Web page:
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Electric-car sales are likely to be low-voltage

Even as General Motors Co. and Nissan Motor Co. get ready to launch electric cars into the marketplace, a new report from auto industry market research company J.D. Power & Associates said that sales of such vehicles would lack juice.

Technology geeks and environmentalists are expected to go wild over the first mass-market electric and plug-in hybrid vehicles when they hit auto showrooms in the coming months, but most consumers will balk because of technology concerns and because gas prices aren’t high enough to send them searching for an alternative-fuel option, according to the study.

Nissan plans to start selling its battery electric Leaf compact sedan by year’s end. General Motors is expected to launch its Volt, which uses an electric motor to drive the car and a gas engine that acts as a range-extending power generator when the batteries run out of power, around the same time.

J.D. Power said Wednesday that it expected combined global sales of hybrid-electric vehicles and battery-electric vehicles to reach just 5.2 million vehicles in 2020, or 7.3% of the 70.9 million autos expected to be sold that year.

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The industry is expected to sell about 1 million electric and hybrid vehicles this year, a little more than 2% of global demand, the company said in its “Drive Green 2020" report.

The numbers for the U.S. market were expected to be a bit stronger. J.D. Power estimated that sales of the electrics and hybrids would make up about 10% of the 17.4 million in U.S. auto sales in 2020.

“We have a head start on other global markets, and so people here are more comfortable with the technology. Another piece is the cost, and since we have higher disposable income here, people have the ability to purchase a vehicle with a premium price,” said Tim Dunne, director of global automotive operations at J.D. Power.

The problem for this new generation of cars, according to the market research firm, is that gas prices remain too low to generate demand, consumers remain concerned about the technology, drivers worry about the range of the cars, and at the end of the day, they are just too expensive compared with conventional combustion-engine vehicles.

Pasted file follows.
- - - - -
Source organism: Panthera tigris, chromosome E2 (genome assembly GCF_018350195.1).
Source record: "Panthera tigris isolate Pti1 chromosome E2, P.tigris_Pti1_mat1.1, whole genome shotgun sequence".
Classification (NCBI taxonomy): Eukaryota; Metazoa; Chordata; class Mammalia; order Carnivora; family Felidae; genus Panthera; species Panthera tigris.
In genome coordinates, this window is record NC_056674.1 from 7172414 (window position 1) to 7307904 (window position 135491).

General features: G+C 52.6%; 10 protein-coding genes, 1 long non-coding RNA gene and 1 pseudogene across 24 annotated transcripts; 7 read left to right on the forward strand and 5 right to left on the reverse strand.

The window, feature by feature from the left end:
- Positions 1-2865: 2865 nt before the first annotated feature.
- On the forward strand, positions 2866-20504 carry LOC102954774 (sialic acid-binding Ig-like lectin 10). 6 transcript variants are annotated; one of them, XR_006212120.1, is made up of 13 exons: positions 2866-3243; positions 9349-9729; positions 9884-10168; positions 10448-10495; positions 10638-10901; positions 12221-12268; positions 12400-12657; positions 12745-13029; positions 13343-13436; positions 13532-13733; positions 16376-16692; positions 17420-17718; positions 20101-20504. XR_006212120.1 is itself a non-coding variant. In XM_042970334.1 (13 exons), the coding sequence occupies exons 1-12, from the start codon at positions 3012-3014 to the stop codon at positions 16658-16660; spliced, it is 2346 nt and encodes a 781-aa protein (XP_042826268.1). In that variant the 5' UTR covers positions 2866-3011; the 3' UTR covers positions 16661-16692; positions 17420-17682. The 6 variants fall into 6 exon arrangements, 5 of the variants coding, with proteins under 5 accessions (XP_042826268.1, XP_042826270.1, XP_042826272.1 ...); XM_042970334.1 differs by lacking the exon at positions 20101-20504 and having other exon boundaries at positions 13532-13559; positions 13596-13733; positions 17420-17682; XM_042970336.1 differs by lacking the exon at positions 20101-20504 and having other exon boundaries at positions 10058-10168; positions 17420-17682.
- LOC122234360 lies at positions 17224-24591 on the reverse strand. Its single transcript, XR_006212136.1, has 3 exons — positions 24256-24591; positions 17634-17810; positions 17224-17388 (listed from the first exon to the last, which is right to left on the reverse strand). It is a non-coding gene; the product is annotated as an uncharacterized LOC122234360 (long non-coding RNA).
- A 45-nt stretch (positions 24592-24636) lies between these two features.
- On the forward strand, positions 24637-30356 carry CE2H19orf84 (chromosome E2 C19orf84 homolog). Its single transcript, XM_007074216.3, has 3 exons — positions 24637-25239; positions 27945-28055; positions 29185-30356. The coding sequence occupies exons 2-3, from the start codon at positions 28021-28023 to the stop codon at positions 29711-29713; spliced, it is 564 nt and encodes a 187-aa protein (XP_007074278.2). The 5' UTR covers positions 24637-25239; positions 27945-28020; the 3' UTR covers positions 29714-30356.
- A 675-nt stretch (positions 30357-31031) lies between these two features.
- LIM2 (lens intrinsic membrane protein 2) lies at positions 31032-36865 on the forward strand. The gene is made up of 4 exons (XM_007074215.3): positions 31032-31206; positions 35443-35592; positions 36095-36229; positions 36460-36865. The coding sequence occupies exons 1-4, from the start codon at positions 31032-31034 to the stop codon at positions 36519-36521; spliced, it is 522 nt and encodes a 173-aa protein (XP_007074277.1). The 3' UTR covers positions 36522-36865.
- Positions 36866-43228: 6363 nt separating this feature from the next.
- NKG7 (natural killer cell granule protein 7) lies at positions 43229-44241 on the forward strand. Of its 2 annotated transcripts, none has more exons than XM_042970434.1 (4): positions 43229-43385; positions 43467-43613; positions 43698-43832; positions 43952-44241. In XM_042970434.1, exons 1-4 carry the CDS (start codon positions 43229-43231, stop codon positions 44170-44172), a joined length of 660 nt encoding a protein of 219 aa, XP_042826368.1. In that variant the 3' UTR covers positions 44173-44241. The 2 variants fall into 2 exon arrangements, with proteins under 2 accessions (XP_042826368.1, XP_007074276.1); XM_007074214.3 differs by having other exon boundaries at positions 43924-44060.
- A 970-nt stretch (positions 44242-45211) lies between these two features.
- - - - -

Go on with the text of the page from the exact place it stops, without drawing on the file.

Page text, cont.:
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“Many consumers say they are concerned about the environment, but when they find out how much a green vehicle is going to cost, their altruistic inclination declines considerably,” said John Humphrey, senior vice president of automotive operations at J.D. Power. “For example, among consumers in the U.S. who initially say they are interested in buying a hybrid vehicle, the number declines by some 50% when they learn of the extra $5,000, on average, it would cost to acquire the vehicle.”

Humphrey said drivers are tripped up by how long one would have to own such a vehicle to realize cost savings on fuel, compared with a conventional car. They also worry about the cost of replacing depleted battery packs.

Still, there’s a passionate cadre of hybrid and electric car fans, Humphrey said. They are generally older, more highly educated — possessing a postgraduate degree — wealthier and with a deep interest in technology or who like to be among the early adopters of any new technology product. But that doesn’t describe the general population.

Power said that for sales of cars like the Leaf and Volt to take off, petroleum prices would have to rise significantly. Moreover, the industry needs technological breakthroughs that lower the cost of the cars and support consumer confidence in the batteries, power train and range of the vehicles. And finally, the electric-vehicle industry may need government policies to encourage the purchase of such cars.

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Others see an easier road ahead for the autos.

“It’s not a matter of if, but how fast and to what extent different electrified vehicles will be adopted as we approach an electrification tipping point,” said Oliver Hazimeh, partner at PRTM, a consulting firm that follows the electric vehicle market.

He said that electric vehicles would make up 4% to 5% of the global auto market by 2020 and that plug-in hybrids would reach 5% to 6%. Hybrids like the Toyota Prius or Ford Fusion would account for another 20% of global auto sales.

jerry.hirsch@latimes.com


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